current account balance in period 𝑡.

• Ignoring NUT (i.e. assume NUT=0), by definition, Current


account is defined as the change of net foreign wealth:
𝑪𝑨𝒕 = 𝑩𝒕 − 𝑩𝒕−𝟏

• Current account is categorized into trade balance and the net


factor income:
𝑪𝑨𝒕 = 𝑻𝑩𝒕 + 𝑵𝑭𝑰𝒕 = 𝑻𝑩𝒕 + 𝒓𝑩𝒕−𝟏

• Combine:
𝑩𝒕 = 𝑩𝒕−𝟏 + 𝑪𝑨𝒕 = 𝟏 + 𝒓 𝑩𝒕−𝟏 + 𝑻𝑩𝒕

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Two-period Model: No-Ponzi-Game Condition
• For period 1:
𝑩𝟏 = 𝟏 + 𝒓 𝑩𝟎 + 𝑻𝑩𝟏

• For period 2:
𝑩𝟐 = 𝟏 + 𝒓 𝑩𝟏 + 𝑻𝑩𝟐

• Combine both equations by substituting out 𝑩𝟏 :

𝑩𝟐 𝑻𝑩𝟐
𝟏 + 𝒓 𝑩𝟎 = − 𝑻𝑩𝟏 −
𝟏+𝒓 𝟏+𝒓
• Since the economy lasts only two periods, 𝑩𝟐 = 𝟎.

• This is known as the no-Ponzi-game (NPG) condition.


𝑻𝑩𝟐
𝟏 + 𝒓 𝑩𝟎 = −𝑻𝑩𝟏 −
𝟏+𝒓 11
Active Learning 2: Perpetual Trade Deficit?

• From the No-Ponzi-game condition:


𝑻𝑩𝟐
𝟏 + 𝒓 𝑩𝟎 = −𝑻𝑩𝟏 −
𝟏+𝒓
• Can we have perpetual trade deficit? i.e. both 𝑻𝑩𝟏 and 𝑻𝑩𝟐
are negative?
a. If 𝑩𝟎 < 𝟎 and 𝑻𝑩𝟏 < 𝟎, then 𝑻𝑩𝟐
must be positive / must be negative / can be either.
b. If 𝑩𝟎 > 𝟎 and 𝑻𝑩𝟏 < 𝟎, then 𝑻𝑩𝟐
must be positive / must be negative / can be either.

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Perpetual CA Deficit?

• Substitute 𝑻𝑩 by 𝑪𝑨, using 𝑪𝑨𝒕 = 𝑻𝑩𝒕 + 𝑵𝑭𝑰𝒕 = 𝑻𝑩𝒕 + 𝒓𝑩𝒕−𝟏

𝑪𝑨𝟐 − 𝒓𝑩𝟏
𝟏 + 𝒓 𝑩𝟎 = −(𝑪𝑨𝟏 − 𝒓𝑩𝟎 ) −
𝟏+𝒓
𝑪𝑨𝟐 − 𝒓𝑩𝟏
𝑩𝟎 = −𝑪𝑨𝟏 −
𝟏+𝒓
𝑪𝑨𝟏 = 𝑩𝟏 − 𝑩𝟎

𝑪𝑨𝟐 − 𝒓(𝑪𝑨𝟏 + 𝑩𝟎 )
𝑩𝟎 = − 𝑪𝑨𝟏 −
𝟏+𝒓
• Rearranging:
𝑩𝟎 = −𝑪𝑨𝟏 − 𝑪𝑨𝟐
13
Active Learning 3: Perpetual CA Deficit?
• From the No-Ponzi-game condition:

𝑩𝟎 = −𝑪𝑨𝟏 − 𝑪𝑨𝟐

• Can we have perpetual current account deficit? i.e. both 𝑪𝑨𝟏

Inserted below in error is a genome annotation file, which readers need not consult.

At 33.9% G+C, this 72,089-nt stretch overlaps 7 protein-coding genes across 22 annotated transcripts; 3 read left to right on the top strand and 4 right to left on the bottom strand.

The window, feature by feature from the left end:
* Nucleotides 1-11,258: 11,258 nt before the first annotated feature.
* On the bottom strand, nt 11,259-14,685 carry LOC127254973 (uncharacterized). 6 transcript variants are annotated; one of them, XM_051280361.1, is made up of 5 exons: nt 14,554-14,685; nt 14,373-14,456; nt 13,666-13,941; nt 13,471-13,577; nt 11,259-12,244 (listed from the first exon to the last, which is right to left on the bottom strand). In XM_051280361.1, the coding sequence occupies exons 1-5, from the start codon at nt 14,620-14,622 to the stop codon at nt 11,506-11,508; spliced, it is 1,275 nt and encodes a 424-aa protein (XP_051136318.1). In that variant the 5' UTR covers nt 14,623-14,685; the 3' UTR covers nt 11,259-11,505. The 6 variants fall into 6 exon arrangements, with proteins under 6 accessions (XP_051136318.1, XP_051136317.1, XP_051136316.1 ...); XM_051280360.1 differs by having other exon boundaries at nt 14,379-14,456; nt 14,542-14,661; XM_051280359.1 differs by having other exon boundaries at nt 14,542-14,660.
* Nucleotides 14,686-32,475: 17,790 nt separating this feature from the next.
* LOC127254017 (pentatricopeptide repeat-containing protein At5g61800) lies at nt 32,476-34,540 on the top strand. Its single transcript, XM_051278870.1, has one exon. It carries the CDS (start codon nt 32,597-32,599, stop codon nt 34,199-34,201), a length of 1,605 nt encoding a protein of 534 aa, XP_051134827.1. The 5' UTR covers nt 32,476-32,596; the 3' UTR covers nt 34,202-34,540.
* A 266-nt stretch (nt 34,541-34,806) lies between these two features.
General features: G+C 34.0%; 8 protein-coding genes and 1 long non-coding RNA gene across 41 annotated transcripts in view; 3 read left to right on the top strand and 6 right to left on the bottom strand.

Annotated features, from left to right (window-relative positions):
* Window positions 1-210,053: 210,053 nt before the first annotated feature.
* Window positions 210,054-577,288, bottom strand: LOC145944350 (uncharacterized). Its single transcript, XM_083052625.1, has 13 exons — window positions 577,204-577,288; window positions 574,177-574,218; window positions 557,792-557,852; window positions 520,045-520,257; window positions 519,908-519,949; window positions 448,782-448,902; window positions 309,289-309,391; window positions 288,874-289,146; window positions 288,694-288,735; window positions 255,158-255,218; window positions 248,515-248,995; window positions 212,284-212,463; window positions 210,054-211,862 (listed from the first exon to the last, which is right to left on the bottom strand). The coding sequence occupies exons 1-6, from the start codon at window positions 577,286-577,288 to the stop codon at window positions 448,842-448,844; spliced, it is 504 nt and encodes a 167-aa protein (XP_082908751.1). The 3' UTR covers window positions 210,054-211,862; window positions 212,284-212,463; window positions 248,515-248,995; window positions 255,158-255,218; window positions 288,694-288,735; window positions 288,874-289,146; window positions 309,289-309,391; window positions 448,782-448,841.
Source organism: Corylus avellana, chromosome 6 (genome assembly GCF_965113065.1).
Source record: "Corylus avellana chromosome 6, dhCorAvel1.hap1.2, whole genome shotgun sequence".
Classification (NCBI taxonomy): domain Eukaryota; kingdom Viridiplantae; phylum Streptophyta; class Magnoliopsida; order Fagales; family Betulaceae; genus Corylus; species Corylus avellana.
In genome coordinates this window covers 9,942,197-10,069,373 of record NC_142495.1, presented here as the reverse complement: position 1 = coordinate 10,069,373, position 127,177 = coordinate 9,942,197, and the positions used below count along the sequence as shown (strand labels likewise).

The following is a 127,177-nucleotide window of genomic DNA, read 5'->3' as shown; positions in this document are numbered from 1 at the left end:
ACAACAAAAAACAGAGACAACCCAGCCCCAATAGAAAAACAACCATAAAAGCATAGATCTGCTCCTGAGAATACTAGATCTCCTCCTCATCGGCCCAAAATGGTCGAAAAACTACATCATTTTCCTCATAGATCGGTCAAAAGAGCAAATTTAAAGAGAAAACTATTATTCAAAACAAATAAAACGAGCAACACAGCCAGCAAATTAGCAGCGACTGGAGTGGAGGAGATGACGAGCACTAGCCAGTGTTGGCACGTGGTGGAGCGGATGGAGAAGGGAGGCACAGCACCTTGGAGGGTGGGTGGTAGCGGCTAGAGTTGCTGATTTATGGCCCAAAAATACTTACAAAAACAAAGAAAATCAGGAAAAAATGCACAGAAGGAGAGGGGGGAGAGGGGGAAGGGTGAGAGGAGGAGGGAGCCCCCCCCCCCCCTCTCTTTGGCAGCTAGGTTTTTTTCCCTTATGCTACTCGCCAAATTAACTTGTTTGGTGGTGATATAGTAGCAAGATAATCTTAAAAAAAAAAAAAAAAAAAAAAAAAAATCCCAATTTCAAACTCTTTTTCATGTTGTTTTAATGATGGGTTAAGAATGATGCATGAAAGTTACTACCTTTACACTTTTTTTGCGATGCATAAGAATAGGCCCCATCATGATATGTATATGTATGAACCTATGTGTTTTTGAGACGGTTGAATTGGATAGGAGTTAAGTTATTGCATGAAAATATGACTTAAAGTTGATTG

and 𝑪𝑨𝟐 are negative?
a. If 𝑩𝟎 < 𝟎 and 𝑪𝑨𝟏 < 𝟎, then 𝑪𝑨𝟐
must be positive / must be negative / can be either.
b. If 𝑩𝟎 > 𝟎 and 𝑪𝑨𝟏 < 𝟎, then 𝑪𝑨𝟐
must be positive / must be negative / can be either.
14
Ponzi Game
• The game is named after Charles Ponzi, who used this
technique in the US during 1920s.

• A Ponzi game is a fraudulent investment operation in which,


(1) the operator pays returns to its previous investors with the
capital raised from new investors, (2) rather than from
legitimate business.

• The Ponzi game is still played (e.g. the Swiss Cash scam in
2006).

• The No-Ponzi-Game condition (𝑩𝟐 = 𝟎) means there is an


end of life and borrowers must pay off all his debt in the end.

15
Ponzi Game

16
Madoff and His Ponzi game

• Bernard Madoff, a former stockbroker and financier in New


York, was charged of operating a Ponzi game at his asset
management company in 2008.

• Madoff’s game began in the mid-1980s. It eventually led to


an estimated loss of $64 billion for investors.

• Madoff was sentenced to 150 years in prison.

17
Can a Country Play Ponzi-game?

• Countries do not die off, unlike humans. Moreover, there


exists no international law enforcement for debt repayment.

• 𝑩𝑻 = 𝟎 is not a binding constraint.